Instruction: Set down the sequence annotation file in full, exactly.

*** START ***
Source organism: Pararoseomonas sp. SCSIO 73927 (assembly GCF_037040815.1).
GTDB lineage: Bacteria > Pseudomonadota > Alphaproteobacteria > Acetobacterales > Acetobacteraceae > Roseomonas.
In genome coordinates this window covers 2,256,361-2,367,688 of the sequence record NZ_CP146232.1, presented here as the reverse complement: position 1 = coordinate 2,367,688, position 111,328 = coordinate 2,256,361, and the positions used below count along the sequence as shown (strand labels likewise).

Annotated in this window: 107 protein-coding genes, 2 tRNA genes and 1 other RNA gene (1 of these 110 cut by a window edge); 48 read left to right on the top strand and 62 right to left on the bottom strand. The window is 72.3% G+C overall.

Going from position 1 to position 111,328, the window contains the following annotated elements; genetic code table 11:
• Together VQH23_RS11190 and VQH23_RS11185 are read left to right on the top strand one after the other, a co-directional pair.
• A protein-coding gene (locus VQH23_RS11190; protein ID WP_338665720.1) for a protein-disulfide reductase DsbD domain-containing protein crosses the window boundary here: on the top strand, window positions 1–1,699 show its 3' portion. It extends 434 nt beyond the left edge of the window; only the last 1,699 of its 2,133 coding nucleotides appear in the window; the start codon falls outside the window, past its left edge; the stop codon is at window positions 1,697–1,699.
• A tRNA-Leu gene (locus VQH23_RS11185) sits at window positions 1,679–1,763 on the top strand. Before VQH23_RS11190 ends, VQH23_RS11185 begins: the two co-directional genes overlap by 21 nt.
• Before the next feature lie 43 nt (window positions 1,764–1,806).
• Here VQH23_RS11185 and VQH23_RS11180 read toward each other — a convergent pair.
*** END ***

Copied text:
Source organism: Pararoseomonas sp. SCSIO 73927 (assembly GCF_037040815.1).
GTDB lineage: Bacteria > Pseudomonadota > Alphaproteobacteria > Acetobacterales > Acetobacteraceae > Roseomonas.
In genome coordinates this window covers 2,256,361-2,367,688 of the sequence record NZ_CP146232.1, presented here as the reverse complement: position 1 = coordinate 2,367,688, position 111,328 = coordinate 2,256,361, and the positions used below count along the sequence as shown (strand labels likewise).

Annotated in this window: 107 protein-coding genes, 2 tRNA genes and 1 other RNA gene (1 of these 110 cut by a window edge); 48 read left to right on the top strand and 62 right to left on the bottom strand. The window is 72.3% G+C overall.

Going from position 1 to position 111,328, the window contains the following annotated elements; genetic code table 11:
• Together VQH23_RS11190 and VQH23_RS11185 are read left to right on the top strand one after the other, a co-directional pair.
• A protein-coding gene (locus VQH23_RS11190; protein ID WP_338665720.1) for a protein-disulfide reductase DsbD domain-containing protein crosses the window boundary here: on the top strand, window positions 1–1,699 show its 3' portion. It extends 434 nt beyond the left edge of the window; only the last 1,699 of its 2,133 coding nucleotides appear in the window; the start codon falls outside the window, past its left edge; the stop codon is at window positions 1,697–1,699.
• A tRNA-Leu gene (locus VQH23_RS11185) sits at window positions 1,679–1,763 on the top strand. Before VQH23_RS11190 ends, VQH23_RS11185 begins: the two co-directional genes overlap by 21 nt.
• Before the next feature lie 43 nt (window positions 1,764–1,806).
• Here VQH23_RS11185 and VQH23_RS11180 read toward each other — a convergent pair.